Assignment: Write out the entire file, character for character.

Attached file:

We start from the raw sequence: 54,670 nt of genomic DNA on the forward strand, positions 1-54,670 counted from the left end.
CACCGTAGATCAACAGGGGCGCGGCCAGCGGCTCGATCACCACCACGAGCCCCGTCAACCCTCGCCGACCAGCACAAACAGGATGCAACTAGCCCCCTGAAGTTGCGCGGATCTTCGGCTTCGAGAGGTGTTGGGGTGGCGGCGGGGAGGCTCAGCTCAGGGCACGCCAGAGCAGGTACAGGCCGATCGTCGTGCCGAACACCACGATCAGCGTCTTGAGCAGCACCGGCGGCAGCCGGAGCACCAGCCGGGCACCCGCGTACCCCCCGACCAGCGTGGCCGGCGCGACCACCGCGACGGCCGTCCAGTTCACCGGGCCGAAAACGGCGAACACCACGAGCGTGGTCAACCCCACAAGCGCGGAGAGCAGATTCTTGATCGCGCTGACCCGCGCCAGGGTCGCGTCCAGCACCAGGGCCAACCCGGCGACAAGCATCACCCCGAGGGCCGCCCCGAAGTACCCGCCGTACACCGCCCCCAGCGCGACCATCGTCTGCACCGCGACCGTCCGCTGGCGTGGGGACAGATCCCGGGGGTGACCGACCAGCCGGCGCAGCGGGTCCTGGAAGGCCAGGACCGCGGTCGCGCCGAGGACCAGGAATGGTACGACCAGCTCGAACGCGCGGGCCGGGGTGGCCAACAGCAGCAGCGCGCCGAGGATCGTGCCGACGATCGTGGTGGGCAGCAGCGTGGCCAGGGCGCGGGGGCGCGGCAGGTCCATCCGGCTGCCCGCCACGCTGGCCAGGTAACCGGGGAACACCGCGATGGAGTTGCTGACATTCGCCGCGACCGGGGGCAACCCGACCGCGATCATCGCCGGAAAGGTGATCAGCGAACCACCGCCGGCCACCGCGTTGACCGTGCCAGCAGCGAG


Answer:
We start from the raw sequence: 54,670 nt of genomic DNA on the forward strand, positions 1-54,670 counted from the left end.
CACCGTAGATCAACAGGGGCGCGGCCAGCGGCTCGATCACCACCACGAGCCCCGTCAACCCTCGCCGACCAGCACAAACAGGATGCAACTAGCCCCCTGAAGTTGCGCGGATCTTCGGCTTCGAGAGGTGTTGGGGTGGCGGCGGGGAGGCTCAGCTCAGGGCACGCCAGAGCAGGTACAGGCCGATCGTCGTGCCGAACACCACGATCAGCGTCTTGAGCAGCACCGGCGGCAGCCGGAGCACCAGCCGGGCACCCGCGTACCCCCCGACCAGCGTGGCCGGCGCGACCACCGCGACGGCCGTCCAGTTCACCGGGCCGAAAACGGCGAACACCACGAGCGTGGTCAACCCCACAAGCGCGGAGAGCAGATTCTTGATCGCGCTGACCCGCGCCAGGGTCGCGTCCAGCACCAGGGCCAACCCGGCGACAAGCATCACCCCGAGGGCCGCCCCGAAGTACCCGCCGTACACCGCCCCCAGCGCGACCATCGTCTGCACCGCGACCGTCCGCTGGCGTGGGGACAGATCCCGGGGGTGACCGACCAGCCGGCGCAGCGGGTCCTGGAAGGCCAGGACCGCGGTCGCGCCGAGGACCAGGAATGGTACGACCAGCTCGAACGCGCGGGCCGGGGTGGCCAACAGCAGCAGCGCGCCGAGGATCGTGCCGACGATCGTGGTGGGCAGCAGCGTGGCCAGGGCGCGGGGGCGCGGCAGGTCCATCCGGCTGCCCGCCACGCTGGCCAGGTAACCGGGGAACACCGCGATGGAGTTGCTGACATTCGCCGCGACCGGGGGCAACCCGACCGCGATCATCGCCGGAAAGGTGATCAGCGAACCACCGCCGGCCACCGCGTTGACCGTGCCAGCAGCGAG